In each truly honest commercial trade, people assess the fairness of the deal in terms of mutual outcomes. Advertising is to become a truly honest commercial act via Mass and fairness is to become the main fuel for the Mass-enabled advertising market.
Increased Benefits by Increasing Relevance
The most successful way to justify a questionable deal is to exaggerate the positive outcome to the buyer. That’s what advertisers do for a living, that’s what the advertising industry claims it does through the practice of targeting. They say it makes advertisements more interesting and more useful. There is only partial scientific support for this claim.
The statistically proven fact reads in a more narrow sense: fewer ads and more targeted ads are better than more ads with less targeting. So, the main advantage of targeting has to be some reducing of ad pressure. It is not so in the incumbent advertising world. It is so; however, in the Mass-enabled world.
Mass is also going to help its adoption by utilizing the interesting and paradoxical fact that more informative ads appear to be less intrusive. In reality, though, more informative ads are actually more interfering with the consumer data. If calculated accurately, the amount of data required to make ads more informative and well-targeted is larger to the amount of data needed for a less informative and generally more emotional ad.
To improve consumers’ acceptance of the targeting concept, Mass will involve them in the process by vividly informing customers what data provided by them in the past was able to make the presented advertisement more interesting since consumers will be able to mark ads as relevant (or not) directly.
Mutual Benefit: Fairness in Advertising
Although the previously discussed factors to improve balance in the system are important, the real value of Mass is in changing the way people see and comprehend what websites they visit have to offer. By implementing surfer-website payments, Mass can totally change the way people perceive the website’s content. Attitude to one important detail may change the opinion about the rest of content and functionality. Mass-equipped webmasters can offer all sort of direct deals to their visitors. Good sites with good deals will get good feedback.
It is important to note here that free content cannot be considered a benefit— as having value at our social exchange. Not any longer. After many years of consuming free content, consumers have developed a mentality that it is a norm. Therefore, the issue of mutuality is not a central one in the current advertising industry discourse.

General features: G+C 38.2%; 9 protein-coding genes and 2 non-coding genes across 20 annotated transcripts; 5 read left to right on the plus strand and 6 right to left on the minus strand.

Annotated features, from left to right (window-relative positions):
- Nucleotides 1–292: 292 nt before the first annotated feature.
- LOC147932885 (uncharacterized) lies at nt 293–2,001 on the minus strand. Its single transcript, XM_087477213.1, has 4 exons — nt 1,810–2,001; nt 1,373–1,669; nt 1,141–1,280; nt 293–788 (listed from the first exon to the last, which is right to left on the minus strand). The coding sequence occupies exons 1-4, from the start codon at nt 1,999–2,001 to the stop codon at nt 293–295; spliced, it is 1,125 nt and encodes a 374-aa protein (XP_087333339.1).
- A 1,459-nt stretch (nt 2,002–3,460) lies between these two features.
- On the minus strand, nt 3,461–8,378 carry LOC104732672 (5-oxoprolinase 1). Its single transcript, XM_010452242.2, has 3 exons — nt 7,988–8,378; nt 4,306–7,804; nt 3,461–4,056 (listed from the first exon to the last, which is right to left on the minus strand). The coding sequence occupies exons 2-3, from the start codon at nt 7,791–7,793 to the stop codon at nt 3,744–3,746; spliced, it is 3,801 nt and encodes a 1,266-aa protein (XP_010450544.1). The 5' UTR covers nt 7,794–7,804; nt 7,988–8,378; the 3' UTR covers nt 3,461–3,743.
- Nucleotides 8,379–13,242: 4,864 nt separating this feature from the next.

Re-inventing the need to pay back a favor to a website is very important. Mass Coin is a great tool to make people feel they owe something to the website. As this generally healthier attitude develops over time, payment for quality content may become more of a norm too.
Openly calling for fairness based on mutually agreed and understood terms will increase consumers’ acceptance of data-tracking efforts by websites and reduce the perceived level of undesired interference in consumers of website content.
Informing customers about the benefits of advertising relevance is great but it should be done separately; otherwise, the appeal of the idea of co-beneficial mutuality will look weaker.
Mechanisms of Control
Consumers’ assessment of the fairness of procedures depends on the norms of openness and honesty in a given cultural layer or society. Consumers tend to easier accept some specific norms if such norms are stated explicitly in a ledger of rules. Software mechanisms, organizations, and their officers must be vested in their actions towards consumers. That is essential to the overall success of the ecosystem. No laws equals no business.
Providing consumers with a high level of control by allowing them to view and customize every aspect of data-accumulation increases adoption.
Allowing consumers to participate in the control procedures makes them even better and provides an important presence of decentralized, external control missing from the competition. Not only knowing, but understanding, and even taking part in the process of collection of information to be used in ad-targeting is what makes Mass unique for a consumer. Acting according to these new, higher standards of procedural fairness increases the perceived trustworthiness of the project. A willingness to disclose information and share ideas is what Mass is hoping to engineer.